All those who own a coat of arms that connects you to the Royalty of Bohemia, consider yourself – Knighted!
Jan of Bohemia
Robert E. Lee and I are in the family tree of this amazing family that is debating about getting its castles back that Hitler took from them, and then, the Soviet Union. This is an incredible story of a real Lost Kingdom that the Rosamond and Wilson family are a part of. So are the Bentons!
My first history book will be titled ‘Gone To Hartwell’ which could be a euphuism for ‘Gone Nuts’. The reason I love doing genealogies, is because 86% percent of the royals are nuts! Flawed and Crazy People have made 99% percent our history.
I have been elected!
Thirty years ago I read the Bible for the first time. I was forty-two. What I saw, was John the Baptist, Jesus, and the Disciples had opened the Judaic Religion – to everyone! Saul-Paul closed The First Church, and shut out the Jews. Therefore, I declare the Catholic and Protestant Churches – dead! Only the Moravian Church – survives! This Church is open to everyone!
John Rose ‘The Hidden Seed of Bohemia’
Rose of Bohemia, style in Prague and roots in Vienna
Alles Erdreich Ist Österreich Untertan, Austriae Est Imperare Orbi Universo
(“All the world is subject to Austria” or “Austria is the Empire of the entire world”, usually abbreviated to A.E.I.O.U., the motto of Emperor Frederick III of Habsburg and of the Habsburg Empire after him)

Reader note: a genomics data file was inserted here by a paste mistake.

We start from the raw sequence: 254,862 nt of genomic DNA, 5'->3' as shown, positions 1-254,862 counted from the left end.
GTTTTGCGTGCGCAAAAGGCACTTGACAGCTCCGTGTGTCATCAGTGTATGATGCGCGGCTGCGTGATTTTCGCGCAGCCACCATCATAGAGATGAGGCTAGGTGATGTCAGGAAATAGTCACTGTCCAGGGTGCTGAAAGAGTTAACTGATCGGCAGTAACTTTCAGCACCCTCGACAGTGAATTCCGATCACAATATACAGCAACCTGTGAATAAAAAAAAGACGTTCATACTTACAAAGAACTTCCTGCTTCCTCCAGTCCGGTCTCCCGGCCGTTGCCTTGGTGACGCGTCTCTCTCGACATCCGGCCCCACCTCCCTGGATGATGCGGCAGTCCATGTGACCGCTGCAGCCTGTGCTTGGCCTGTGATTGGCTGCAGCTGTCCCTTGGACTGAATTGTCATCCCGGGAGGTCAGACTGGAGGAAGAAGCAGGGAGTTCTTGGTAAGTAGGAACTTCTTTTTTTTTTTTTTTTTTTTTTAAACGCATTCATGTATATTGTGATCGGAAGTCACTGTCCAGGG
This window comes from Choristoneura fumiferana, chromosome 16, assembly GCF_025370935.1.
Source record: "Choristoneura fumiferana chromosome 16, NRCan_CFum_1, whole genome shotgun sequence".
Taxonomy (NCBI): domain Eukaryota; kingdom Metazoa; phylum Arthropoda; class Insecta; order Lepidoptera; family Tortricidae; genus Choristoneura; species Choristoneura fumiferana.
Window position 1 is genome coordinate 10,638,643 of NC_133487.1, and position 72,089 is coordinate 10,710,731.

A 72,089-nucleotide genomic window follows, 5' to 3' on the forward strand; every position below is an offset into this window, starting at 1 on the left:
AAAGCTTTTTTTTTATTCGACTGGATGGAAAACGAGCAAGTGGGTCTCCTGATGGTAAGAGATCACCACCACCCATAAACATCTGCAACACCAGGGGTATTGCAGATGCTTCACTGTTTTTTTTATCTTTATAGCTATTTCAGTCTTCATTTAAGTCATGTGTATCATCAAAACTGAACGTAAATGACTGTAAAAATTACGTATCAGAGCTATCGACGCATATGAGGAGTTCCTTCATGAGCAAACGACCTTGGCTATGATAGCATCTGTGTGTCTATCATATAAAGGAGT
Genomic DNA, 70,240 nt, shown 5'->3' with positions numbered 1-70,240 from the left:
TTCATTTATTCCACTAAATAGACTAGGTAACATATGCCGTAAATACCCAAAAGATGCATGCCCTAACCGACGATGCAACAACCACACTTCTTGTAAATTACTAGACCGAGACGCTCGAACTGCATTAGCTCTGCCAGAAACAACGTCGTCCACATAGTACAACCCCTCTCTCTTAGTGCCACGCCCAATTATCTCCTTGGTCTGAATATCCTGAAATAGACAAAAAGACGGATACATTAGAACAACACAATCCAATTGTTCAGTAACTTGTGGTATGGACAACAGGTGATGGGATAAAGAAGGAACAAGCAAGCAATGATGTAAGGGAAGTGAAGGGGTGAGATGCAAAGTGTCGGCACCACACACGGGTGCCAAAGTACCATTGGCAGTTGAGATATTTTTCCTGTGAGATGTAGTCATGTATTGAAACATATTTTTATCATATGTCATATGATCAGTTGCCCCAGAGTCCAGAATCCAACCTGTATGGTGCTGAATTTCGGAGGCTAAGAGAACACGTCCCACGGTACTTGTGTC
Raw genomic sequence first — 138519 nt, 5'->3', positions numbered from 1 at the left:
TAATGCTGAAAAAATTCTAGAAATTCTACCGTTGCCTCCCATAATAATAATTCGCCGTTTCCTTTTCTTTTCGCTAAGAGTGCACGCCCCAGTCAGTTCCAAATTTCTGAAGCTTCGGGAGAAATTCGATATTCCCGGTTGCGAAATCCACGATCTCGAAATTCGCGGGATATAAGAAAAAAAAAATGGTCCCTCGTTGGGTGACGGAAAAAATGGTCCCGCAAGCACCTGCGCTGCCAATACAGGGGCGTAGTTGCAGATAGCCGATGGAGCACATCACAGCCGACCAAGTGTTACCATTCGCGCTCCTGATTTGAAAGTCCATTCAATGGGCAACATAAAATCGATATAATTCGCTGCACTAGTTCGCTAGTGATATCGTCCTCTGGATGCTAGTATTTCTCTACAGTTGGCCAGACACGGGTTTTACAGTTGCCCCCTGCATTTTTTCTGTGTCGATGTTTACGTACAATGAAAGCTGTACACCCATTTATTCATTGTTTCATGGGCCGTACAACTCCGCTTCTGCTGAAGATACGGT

Geography is the science which studies space and its construction, not only its physical construction but also its social/political one. In other terms geography can be the discipline in quest for meaning of space. And cartography is the science of interpretation of power relations and communicating it via maps. In the light of these tow definitions we exposed, on this site, the rapports between the political centre, space and representation in some famous maps. First we worked on the maps of Heinrich Bunting: Jerusalem and Europe. Then we saw the Dutch Lion of Visscher.
Today our map is the BOHEMIAE ROSA, by Chr. Vetter, Vienna, 1668, a map representing Bohemia as a rose centred on Prague.
Bohemia, the heart of the Habsburg’s European system
1526, the catastrophic battle of Mohacs, and Louis II, king of Hungary and Bohemia, falls in the battle. The Turks occupy most of the Pannonian plains of Hungary. The rest of the country, still free from the Ottoman yoke, elected Ferdinand of Habsburg, brother of Emperor Charles V, as king of Hungary (Or king of the Regnum Marianum, a formal name of the country). Then and the Lands of the Bohemian Crown followed and elected him king of Bohemia and ex officio prince-elector of the Holy Roman Empire. Thus in 1526 a four-century period of Habsburg rule in Hungary and Bohemia began.